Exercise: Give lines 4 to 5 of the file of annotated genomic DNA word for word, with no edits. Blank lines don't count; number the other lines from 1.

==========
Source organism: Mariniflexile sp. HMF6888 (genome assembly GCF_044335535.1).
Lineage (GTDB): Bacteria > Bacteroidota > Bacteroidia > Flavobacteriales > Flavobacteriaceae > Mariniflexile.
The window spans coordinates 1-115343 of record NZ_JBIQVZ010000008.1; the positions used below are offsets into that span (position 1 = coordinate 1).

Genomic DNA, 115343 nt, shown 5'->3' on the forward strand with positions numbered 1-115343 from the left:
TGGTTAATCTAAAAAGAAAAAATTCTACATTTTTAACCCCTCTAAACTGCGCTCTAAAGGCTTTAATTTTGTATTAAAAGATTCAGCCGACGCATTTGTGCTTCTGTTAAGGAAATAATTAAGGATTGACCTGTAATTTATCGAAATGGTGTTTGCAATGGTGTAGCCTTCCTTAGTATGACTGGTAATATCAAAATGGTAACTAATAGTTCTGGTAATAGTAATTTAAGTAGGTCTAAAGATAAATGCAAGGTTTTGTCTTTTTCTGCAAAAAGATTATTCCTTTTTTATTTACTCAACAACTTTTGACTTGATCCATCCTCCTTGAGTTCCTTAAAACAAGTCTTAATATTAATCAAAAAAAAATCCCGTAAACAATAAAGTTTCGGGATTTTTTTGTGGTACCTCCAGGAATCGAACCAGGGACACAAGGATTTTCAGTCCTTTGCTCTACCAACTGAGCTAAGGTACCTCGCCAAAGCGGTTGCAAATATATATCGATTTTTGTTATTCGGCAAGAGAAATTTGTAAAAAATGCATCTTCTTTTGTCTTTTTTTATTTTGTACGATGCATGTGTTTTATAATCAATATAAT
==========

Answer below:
Genomic DNA, 115343 nt, shown 5'->3' on the forward strand with positions numbered 1-115343 from the left:
TGGTTAATCTAAAAAGAAAAAATTCTACATTTTTAACCCCTCTAAACTGCGCTCTAAAGGCTTTAATTTTGTATTAAAAGATTCAGCCGACGCATTTGTGCTTCTGTTAAGGAAATAATTAAGGATTGACCTGTAATTTATCGAAATGGTGTTTGCAATGGTGTAGCCTTCCTTAGTATGACTGGTAATATCAAAATGGTAACTAATAGTTCTGGTAATAGTAATTTAAGTAGGTCTAAAGATAAATGCAAGGTTTTGTCTTTTTCTGCAAAAAGATTATTCCTTTTTTATTTACTCAACAACTTTTGACTTGATCCATCCTCCTTGAGTTCCTTAAAACAAGTCTTAATATTAATCAAAAAAAAATCCCGTAAACAATAAAGTTTCGGGATTTTTTTGTGGTACCTCCAGGAATCGAACCAGGGACACAAGGATTTTCAGTCCTTTGCTCTACCAACTGAGCTAAGGTACCTCGCCAAAGCGGTTGCAAATATATATCGATTTTTGTTATTCGGCAAGAGAAATTTGTAAAAAATGCATCTTCTTTTGTCTTTTTTTATTTTGTACGATGCATGTGTTTTATAATCAATATAAT